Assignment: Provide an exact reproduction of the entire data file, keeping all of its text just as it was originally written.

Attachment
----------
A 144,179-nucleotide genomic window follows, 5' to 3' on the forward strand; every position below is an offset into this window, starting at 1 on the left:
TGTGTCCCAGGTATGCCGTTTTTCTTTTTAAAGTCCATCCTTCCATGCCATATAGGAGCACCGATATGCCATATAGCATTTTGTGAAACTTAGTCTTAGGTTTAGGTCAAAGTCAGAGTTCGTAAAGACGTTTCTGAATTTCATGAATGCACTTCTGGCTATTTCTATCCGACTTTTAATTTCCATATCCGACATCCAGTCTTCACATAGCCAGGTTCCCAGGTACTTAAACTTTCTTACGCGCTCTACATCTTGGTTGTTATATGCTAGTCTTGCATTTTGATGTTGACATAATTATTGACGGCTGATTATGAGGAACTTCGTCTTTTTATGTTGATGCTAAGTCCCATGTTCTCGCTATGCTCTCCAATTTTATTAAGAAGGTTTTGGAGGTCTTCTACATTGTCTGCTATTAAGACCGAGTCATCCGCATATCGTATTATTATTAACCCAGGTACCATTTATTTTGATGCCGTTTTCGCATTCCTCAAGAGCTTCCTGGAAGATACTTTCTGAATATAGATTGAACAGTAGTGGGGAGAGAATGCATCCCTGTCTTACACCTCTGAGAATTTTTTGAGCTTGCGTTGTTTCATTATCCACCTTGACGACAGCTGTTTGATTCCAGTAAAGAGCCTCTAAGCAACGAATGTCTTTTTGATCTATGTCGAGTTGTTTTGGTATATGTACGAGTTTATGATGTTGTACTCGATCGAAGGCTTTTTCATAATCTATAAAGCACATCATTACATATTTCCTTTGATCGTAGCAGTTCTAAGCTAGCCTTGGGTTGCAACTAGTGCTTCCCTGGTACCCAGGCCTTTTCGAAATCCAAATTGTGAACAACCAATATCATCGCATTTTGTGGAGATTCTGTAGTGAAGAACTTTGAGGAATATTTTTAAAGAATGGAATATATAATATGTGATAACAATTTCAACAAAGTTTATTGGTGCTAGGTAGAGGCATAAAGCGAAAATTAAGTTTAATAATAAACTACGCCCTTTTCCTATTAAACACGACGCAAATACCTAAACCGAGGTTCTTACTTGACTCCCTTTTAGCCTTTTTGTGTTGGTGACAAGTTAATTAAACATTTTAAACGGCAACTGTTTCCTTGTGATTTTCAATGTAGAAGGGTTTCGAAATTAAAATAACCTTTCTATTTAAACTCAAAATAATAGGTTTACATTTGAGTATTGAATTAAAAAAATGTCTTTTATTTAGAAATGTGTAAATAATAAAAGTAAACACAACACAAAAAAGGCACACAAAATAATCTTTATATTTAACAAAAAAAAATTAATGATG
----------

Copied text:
A 144,179-nucleotide genomic window follows, 5' to 3' on the forward strand; every position below is an offset into this window, starting at 1 on the left:
TGTGTCCCAGGTATGCCGTTTTTCTTTTTAAAGTCCATCCTTCCATGCCATATAGGAGCACCGATATGCCATATAGCATTTTGTGAAACTTAGTCTTAGGTTTAGGTCAAAGTCAGAGTTCGTAAAGACGTTTCTGAATTTCATGAATGCACTTCTGGCTATTTCTATCCGACTTTTAATTTCCATATCCGACATCCAGTCTTCACATAGCCAGGTTCCCAGGTACTTAAACTTTCTTACGCGCTCTACATCTTGGTTGTTATATGCTAGTCTTGCATTTTGATGTTGACATAATTATTGACGGCTGATTATGAGGAACTTCGTCTTTTTATGTTGATGCTAAGTCCCATGTTCTCGCTATGCTCTCCAATTTTATTAAGAAGGTTTTGGAGGTCTTCTACATTGTCTGCTATTAAGACCGAGTCATCCGCATATCGTATTATTATTAACCCAGGTACCATTTATTTTGATGCCGTTTTCGCATTCCTCAAGAGCTTCCTGGAAGATACTTTCTGAATATAGATTGAACAGTAGTGGGGAGAGAATGCATCCCTGTCTTACACCTCTGAGAATTTTTTGAGCTTGCGTTGTTTCATTATCCACCTTGACGACAGCTGTTTGATTCCAGTAAAGAGCCTCTAAGCAACGAATGTCTTTTTGATCTATGTCGAGTTGTTTTGGTATATGTACGAGTTTATGATGTTGTACTCGATCGAAGGCTTTTTCATAATCTATAAAGCACATCATTACATATTTCCTTTGATCGTAGCAGTTCTAAGCTAGCCTTGGGTTGCAACTAGTGCTTCCCTGGTACCCAGGCCTTTTCGAAATCCAAATTGTGAACAACCAATATCATCGCATTTTGTGGAGATTCTGTAGTGAAGAACTTTGAGGAATATTTTTAAAGAATGGAATATATAATATGTGATAACAATTTCAACAAAGTTTATTGGTGCTAGGTAGAGGCATAAAGCGAAAATTAAGTTTAATAATAAACTACGCCCTTTTCCTATTAAACACGACGCAAATACCTAAACCGAGGTTCTTACTTGACTCCCTTTTAGCCTTTTTGTGTTGGTGACAAGTTAATTAAACATTTTAAACGGCAACTGTTTCCTTGTGATTTTCAATGTAGAAGGGTTTCGAAATTAAAATAACCTTTCTATTTAAACTCAAAATAATAGGTTTACATTTGAGTATTGAATTAAAAAAATGTCTTTTATTTAGAAATGTGTAAATAATAAAAGTAAACACAACACAAAAAAGGCACACAAAATAATCTTTATATTTAACAAAAAAAAATTAATGATG